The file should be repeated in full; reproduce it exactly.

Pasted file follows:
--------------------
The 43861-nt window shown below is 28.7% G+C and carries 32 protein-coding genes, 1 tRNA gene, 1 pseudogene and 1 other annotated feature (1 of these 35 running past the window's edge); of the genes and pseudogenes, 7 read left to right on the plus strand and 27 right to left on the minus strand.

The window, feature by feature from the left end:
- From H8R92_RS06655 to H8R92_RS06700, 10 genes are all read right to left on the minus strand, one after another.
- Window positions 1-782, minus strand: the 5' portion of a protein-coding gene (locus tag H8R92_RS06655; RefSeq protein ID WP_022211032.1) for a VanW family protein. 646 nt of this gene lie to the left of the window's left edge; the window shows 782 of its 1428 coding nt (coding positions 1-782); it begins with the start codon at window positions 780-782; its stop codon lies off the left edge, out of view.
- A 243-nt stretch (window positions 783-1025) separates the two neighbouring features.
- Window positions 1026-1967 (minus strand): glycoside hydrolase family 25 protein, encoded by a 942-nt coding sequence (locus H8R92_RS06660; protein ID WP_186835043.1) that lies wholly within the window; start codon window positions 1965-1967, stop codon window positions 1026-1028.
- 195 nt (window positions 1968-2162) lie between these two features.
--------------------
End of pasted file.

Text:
The 43861-nt window shown below is 28.7% G+C and carries 32 protein-coding genes, 1 tRNA gene, 1 pseudogene and 1 other annotated feature (1 of these 35 running past the window's edge); of the genes and pseudogenes, 7 read left to right on the plus strand and 27 right to left on the minus strand.

The window, feature by feature from the left end:
- From H8R92_RS06655 to H8R92_RS06700, 10 genes are all read right to left on the minus strand, one after another.
- Window positions 1-782, minus strand: the 5' portion of a protein-coding gene (locus tag H8R92_RS06655; RefSeq protein ID WP_022211032.1) for a VanW family protein. 646 nt of this gene lie to the left of the window's left edge; the window shows 782 of its 1428 coding nt (coding positions 1-782); it begins with the start codon at window positions 780-782; its stop codon lies off the left edge, out of view.
- A 243-nt stretch (window positions 783-1025) separates the two neighbouring features.
- Window positions 1026-1967 (minus strand): glycoside hydrolase family 25 protein, encoded by a 942-nt coding sequence (locus H8R92_RS06660; protein ID WP_186835043.1) that lies wholly within the window; start codon window positions 1965-1967, stop codon window positions 1026-1028.
- 195 nt (window positions 1968-2162) lie between these two features.